A federal grand jury has indicted six people in a bank fraud scheme that allegedly netted $20 million--10 times that taken annually in all Los Angeles bank robberies--in one of the largest such cases ever prosecuted in the United States, prosecutors announced Wednesday.
The indictment charges the six--principally Kimball D. Richards, 32, of Santa Fe Springs--with a total of 39 counts of mail and wire fraud stemming from the operation of a recording studio owned by Richards.
The alleged scam made money, the indictment charges, by claiming the studio owned millions of dollars worth of recording and concert equipment it never bought, taking out loans to buy more, and selling phony leases on non-existent equipment to 15 financial institutions.
Harland Braun, an attorney representing Richards, said his client will plead not guilty to the charges when he is arraigned in about a week.
In making the announcement, U.S. Atty. Robert C. Bonner said the case exemplifies a trend that indicates that the greater Los Angeles area may be turning into the banking fraud center of the United States.
"Fraud on our banks and savings and loans is rampant in Southern California," Bonner declared at a press conference. "We have more bank fraud cases in this (seven-county) district than any other in the United States."
William J. Stollhans, assistant special agent in charge of the Los Angeles FBI office, said his office is currently investigating 170 major bank fraud cases, including a dozen in which more than $10 million was stolen. Combined, those cases now represent $1 billion in losses, he said, adding that the Justice Department has authorized an increase in manpower here to deal with the problem.
Since the beginning of 1988, Bonner said, there have been indictments on 10 bank fraud cases, representing losses of $92 million. By contrast, he said, all bank robberies carried out in Los Angeles in an average year net about $2 million.
Officials said they are not certain why so many bank fraud cases have occurred here. Bonner said he believes one reason for the problem is because the Los Angeles area is a major financial center.
The current case centers around the Consolidated Allied Companies, a Santa Fe Springs-based recording studio owned by Richards. The alleged scam operated from August, 1985, until January, 1987, when, officials said, it was uncovered by Union Bank.
According to the indictment, the operation "represented itself to be a fast-growing and highly profitable entertainment industry company which, among other things, recorded music and produced concerts."
Even a Jacuzzi
The Times reported last year that Consolidated opened a state-of-the-art recording studio, complete with a $137,000 Jacuzzi room and a shark aquarium, and that it assembled a private security force whose vehicles sported "E" license plates, normally reserved for official government vehicles. Federal officials declined comment Wednesday on how the plates were acquired.
According to officials, Consolidated said it had contracts with recording artists ranging from Lionel Ritchie to Lawrence Welk. But, in fact, the firm did almost no legitimate business at all.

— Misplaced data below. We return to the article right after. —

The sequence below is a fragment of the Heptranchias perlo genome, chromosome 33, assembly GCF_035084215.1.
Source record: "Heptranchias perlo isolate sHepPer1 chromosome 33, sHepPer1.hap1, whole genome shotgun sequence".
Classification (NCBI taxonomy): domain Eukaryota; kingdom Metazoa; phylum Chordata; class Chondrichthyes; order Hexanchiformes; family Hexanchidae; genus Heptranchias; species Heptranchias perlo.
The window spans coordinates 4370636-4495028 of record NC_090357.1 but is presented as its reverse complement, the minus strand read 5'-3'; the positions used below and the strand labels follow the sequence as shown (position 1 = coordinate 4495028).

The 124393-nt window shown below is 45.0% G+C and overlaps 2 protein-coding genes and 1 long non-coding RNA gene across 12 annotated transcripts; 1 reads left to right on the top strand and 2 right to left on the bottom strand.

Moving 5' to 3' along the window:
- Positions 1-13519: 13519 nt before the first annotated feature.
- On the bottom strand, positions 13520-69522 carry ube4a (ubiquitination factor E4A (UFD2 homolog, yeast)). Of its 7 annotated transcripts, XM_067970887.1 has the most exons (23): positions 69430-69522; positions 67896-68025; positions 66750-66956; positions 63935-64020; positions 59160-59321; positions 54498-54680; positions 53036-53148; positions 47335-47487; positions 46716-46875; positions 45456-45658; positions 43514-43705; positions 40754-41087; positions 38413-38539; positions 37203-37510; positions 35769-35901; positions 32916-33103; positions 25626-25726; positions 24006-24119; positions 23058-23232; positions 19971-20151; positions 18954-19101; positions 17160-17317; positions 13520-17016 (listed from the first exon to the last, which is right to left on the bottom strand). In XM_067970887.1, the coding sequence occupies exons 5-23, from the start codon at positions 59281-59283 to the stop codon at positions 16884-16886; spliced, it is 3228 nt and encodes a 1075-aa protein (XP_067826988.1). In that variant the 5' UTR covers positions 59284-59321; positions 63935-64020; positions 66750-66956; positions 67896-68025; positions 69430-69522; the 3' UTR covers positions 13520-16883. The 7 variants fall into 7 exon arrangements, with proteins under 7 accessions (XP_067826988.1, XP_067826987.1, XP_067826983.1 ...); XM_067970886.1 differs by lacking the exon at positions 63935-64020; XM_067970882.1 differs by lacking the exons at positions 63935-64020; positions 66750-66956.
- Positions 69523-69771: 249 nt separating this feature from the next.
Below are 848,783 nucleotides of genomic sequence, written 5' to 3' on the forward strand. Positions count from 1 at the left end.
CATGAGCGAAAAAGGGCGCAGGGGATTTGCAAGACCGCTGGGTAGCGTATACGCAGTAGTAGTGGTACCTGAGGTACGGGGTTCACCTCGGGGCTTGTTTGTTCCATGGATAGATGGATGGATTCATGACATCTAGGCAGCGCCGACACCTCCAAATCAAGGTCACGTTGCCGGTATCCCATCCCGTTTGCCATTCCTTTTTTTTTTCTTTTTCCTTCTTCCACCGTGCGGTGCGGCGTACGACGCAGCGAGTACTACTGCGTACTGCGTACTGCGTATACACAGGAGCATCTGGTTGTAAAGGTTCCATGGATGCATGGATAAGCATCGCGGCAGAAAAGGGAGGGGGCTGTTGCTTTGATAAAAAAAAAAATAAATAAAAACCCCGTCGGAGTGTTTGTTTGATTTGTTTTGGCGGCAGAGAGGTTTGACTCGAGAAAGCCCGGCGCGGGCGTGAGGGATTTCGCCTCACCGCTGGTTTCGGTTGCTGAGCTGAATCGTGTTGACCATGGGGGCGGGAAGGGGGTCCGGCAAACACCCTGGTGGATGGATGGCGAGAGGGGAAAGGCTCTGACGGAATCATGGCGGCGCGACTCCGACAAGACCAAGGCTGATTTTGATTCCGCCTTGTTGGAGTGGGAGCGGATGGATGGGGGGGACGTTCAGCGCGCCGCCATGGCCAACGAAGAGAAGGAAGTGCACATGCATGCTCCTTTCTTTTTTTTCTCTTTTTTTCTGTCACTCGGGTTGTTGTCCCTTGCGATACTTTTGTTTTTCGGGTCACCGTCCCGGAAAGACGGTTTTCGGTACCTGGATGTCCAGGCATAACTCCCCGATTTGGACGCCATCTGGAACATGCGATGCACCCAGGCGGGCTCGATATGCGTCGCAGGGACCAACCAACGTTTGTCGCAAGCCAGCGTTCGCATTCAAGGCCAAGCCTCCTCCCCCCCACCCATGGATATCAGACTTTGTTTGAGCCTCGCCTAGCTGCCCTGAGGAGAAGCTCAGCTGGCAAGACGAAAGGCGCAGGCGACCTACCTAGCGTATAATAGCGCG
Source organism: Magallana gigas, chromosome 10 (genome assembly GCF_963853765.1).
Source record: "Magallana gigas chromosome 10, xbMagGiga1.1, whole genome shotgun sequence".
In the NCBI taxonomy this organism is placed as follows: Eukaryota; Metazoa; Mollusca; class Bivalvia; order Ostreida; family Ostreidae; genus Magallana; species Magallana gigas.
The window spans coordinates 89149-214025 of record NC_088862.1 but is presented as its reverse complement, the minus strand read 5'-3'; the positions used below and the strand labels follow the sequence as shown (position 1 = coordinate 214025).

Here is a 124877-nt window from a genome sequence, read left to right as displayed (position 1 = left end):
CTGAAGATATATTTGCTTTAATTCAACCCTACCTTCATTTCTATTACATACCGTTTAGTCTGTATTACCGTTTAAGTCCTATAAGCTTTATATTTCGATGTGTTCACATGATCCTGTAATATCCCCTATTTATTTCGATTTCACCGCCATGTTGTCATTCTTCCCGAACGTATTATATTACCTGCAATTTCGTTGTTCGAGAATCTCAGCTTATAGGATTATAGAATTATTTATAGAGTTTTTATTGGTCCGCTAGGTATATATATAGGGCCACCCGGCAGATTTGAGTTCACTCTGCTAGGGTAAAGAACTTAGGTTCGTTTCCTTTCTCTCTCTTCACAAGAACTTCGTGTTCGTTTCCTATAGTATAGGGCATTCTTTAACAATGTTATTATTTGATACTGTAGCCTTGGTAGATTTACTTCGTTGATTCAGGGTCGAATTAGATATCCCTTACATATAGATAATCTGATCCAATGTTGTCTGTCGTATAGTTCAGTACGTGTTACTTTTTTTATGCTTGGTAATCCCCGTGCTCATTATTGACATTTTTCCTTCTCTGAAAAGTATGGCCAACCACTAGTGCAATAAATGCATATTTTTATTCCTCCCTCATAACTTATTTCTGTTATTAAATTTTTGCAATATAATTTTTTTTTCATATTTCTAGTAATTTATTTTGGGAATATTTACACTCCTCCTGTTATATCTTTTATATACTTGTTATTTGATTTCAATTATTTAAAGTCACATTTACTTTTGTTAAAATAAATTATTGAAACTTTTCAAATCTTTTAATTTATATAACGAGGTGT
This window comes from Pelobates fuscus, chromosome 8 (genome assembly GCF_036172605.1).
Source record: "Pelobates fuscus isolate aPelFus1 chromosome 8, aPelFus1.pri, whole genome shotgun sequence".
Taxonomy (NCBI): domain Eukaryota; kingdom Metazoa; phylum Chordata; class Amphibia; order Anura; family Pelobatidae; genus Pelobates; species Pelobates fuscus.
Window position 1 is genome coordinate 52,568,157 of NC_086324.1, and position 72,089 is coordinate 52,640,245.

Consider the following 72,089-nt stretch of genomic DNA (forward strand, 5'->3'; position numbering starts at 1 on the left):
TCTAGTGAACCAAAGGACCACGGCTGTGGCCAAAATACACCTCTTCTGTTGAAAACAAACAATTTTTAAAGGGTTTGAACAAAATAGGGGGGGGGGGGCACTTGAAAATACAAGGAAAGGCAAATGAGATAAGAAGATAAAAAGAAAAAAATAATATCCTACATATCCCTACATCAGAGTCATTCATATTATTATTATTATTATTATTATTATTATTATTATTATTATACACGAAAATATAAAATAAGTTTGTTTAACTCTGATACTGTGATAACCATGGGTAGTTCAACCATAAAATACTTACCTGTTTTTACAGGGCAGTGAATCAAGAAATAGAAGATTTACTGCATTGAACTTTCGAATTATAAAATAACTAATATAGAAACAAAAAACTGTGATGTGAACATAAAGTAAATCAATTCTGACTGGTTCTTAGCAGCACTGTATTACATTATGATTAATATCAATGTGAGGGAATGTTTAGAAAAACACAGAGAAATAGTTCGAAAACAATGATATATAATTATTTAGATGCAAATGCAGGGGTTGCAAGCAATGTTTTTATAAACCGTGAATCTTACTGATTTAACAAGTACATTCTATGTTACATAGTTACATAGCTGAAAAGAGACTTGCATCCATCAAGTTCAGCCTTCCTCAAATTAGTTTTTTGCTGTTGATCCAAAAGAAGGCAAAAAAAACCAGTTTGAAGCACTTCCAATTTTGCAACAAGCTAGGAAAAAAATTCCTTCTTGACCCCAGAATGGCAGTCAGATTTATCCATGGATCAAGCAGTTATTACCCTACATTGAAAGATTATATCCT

The indictment alleged that a company named Riviera Capital Corp. purported to buy equipment from two fictitious companies called T. C. Audio and Network Audio, and then lease that equipment to Consolidated. Those leases, which The Times reported last year appeared to be worth $700,000 a month, were later sold or reassigned to financial institutions.
Fictitious tax returns, contracts, statements to the secretary of state, and even fictitious companies--including a phony motion picture workers credit union--were used to further the image of a successful company, officials charged.
When Consolidated was sent into bankruptcy, the trustee found only $300,000 worth of equipment, officials said.
Leon Weidman, an assistant U.S. attorney who will prosecute the case, said Richards also invoked the name of his father, former state Sen. Richard Richards (D-Los Angeles), to help establish his credit. He said the elder Richards was not involved in the scheme.
Bonner attributed the alleged $20-million scam not to a breakdown of banking systems, but to the wealth of false documents and the use of Riviera's legitimate credit standing to further the operation.
Also indicted were Robert P. Bernfeld, 36, of Huntington Beach, president of Riviera Capital Corp.; John Newton Griffith, 38, of Santa Ana, executive vice president of Riviera; Georgianna Carson, 40, of Huntington Beach, a Riviera corporate officer; Joseph Philip Tanous, 40, of Glendale, a Riviera associate; and Thomas E. Curnow, 43, of La Canada, a principal of T. C. Audio.
Many of the 15 institutions who bought interests in fraudulent leases were blue chip companies. Union Bank acquired a $7.4-million interest in the useless leases, the most money of all 13 financial institutions, according to the indictment.
Bonner said little of the money has been recovered. Some of it, officials said, was spent on limousines, cars, European travel and other luxury items.
"My client is basically a rock promoter," Braun said. "He was out of the country maybe 50% of the time traveling. . . . He probably should have paid more attention to the financial condition of his company. But he thought his business was being financed creatively, but legitimately."
James Henderson, former lead prosecutor of the federal Organized Crime Strike Force here, represents Bernfeld and the Riviera company.
"It is Mr. Bernfeld's conviction that Riviera has been a victim of Consolidated just like the financial institutions," he said.
Henderson said Bernfeld, Carson and Griffith plan to plead not guilty.
Tanous could not be reached for comment.